Typhoid fever is a bacterial disease caused by Salmonella typhi. Symptoms of typhoid fever are similar to other gastrointestinal illnesses and include fever, headache, nausea, constipation or diarrhea, loss of appetite and a rose-colored rash on the body. Typhoid fever spreads from person to person via contaminated food and water, and via the fecal-oral route. The bacteria only lives in humans, not animals.
In 1896, Germans Richard Pfeiffer and Wilhelm Kolle proved that inoculation with killed typhoid bacteria resulted in immunity. A few months later Almroth E. Wright published a paper with a similar finding. Wright developed the first vaccine. Army physician Frederick F. Russell developed the first typhoid vaccine in the United States in 1909.
Perhaps the most famous case of typhoid was “Typhoid Mary,” a woman named Mary Mallon who lived in New York City and worked as a cook in 1906. She was a carrier of typhoid fever but never got sick herself. The New York City Department of Health had tried to isolate her, but she assumed a fake name and continued working in 1915. She had to be re-isolated. Mallon died in 1938 after causing 10 outbreaks, 51 cases, and 3 deaths.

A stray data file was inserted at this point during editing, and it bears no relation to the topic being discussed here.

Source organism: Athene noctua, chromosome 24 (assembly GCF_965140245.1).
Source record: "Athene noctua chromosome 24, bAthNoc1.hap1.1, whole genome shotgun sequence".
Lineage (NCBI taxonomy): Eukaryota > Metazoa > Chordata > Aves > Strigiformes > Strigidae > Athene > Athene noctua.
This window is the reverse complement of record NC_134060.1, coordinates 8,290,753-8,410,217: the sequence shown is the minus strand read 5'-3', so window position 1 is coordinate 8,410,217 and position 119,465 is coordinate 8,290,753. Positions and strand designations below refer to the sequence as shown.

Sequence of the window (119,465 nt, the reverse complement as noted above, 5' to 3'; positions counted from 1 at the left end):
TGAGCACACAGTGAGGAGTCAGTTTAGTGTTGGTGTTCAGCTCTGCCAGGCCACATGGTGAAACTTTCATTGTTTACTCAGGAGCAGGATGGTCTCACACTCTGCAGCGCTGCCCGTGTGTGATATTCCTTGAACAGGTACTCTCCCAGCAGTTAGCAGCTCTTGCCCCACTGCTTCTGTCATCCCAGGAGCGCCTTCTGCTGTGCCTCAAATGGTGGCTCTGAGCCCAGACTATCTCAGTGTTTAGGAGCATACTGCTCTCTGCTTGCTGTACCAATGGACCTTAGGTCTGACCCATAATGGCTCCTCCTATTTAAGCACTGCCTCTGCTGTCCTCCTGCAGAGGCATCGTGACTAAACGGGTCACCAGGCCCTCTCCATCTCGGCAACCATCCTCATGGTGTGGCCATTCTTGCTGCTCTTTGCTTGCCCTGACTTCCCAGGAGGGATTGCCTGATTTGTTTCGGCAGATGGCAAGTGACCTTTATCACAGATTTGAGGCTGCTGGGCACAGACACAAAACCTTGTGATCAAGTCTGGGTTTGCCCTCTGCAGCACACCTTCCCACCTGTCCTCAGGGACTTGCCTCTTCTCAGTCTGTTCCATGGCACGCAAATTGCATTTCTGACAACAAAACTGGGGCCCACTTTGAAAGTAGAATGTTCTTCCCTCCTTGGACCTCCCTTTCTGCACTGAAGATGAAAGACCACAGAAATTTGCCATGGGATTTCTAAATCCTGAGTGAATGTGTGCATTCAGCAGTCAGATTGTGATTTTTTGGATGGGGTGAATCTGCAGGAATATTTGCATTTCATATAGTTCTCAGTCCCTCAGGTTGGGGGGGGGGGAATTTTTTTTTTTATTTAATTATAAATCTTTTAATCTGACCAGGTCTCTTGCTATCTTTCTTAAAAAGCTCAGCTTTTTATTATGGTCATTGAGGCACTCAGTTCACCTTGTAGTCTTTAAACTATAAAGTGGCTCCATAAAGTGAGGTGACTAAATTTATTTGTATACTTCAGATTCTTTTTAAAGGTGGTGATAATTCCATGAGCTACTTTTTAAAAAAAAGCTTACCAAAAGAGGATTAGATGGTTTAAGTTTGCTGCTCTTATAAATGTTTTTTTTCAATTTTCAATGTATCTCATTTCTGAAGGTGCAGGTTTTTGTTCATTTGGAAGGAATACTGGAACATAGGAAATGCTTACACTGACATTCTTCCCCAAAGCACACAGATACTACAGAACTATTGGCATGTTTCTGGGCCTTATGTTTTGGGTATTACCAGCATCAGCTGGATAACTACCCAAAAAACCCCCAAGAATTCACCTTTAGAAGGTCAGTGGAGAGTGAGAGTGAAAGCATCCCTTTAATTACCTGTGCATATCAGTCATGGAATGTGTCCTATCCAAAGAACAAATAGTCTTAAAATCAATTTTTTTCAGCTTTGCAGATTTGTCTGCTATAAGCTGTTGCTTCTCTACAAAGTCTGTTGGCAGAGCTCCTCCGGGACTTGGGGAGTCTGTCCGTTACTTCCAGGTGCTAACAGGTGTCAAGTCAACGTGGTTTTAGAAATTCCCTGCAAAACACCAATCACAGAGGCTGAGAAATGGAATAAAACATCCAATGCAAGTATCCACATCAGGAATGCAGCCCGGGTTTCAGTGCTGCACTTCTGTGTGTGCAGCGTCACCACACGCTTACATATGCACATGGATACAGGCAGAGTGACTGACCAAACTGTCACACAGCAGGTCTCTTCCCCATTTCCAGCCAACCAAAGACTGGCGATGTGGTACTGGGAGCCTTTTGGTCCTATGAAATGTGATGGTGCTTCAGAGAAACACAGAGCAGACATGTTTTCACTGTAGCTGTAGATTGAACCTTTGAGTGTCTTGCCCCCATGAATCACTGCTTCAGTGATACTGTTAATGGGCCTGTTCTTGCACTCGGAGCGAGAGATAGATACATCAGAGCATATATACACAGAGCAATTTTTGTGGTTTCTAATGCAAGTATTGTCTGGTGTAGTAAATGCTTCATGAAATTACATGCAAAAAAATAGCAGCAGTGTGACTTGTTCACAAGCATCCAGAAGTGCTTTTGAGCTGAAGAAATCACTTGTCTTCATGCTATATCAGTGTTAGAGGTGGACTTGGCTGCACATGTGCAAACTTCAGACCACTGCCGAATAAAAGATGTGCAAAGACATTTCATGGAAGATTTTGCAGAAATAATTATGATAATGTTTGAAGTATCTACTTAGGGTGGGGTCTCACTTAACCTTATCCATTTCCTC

At the National Institutes of Health (NIH) from 1943 until her retirement in 1971, Dr. Margaret Pittman worked to assess the efficacy of and establish national and international standards for the production of the typhoid vaccine. Dr. John B. Robbins and colleagues also worked on typhoid vaccines, promoting the assessment of the Vi capsular polysaccharide for protection of humans against typhoid.
There are two vaccines licensed for use in the U.S. currently, for people who are traveling to at-risk areas: Ty21a which is an oral capsule, and Vi capsular polysaccharide (ViCPS) which is injected.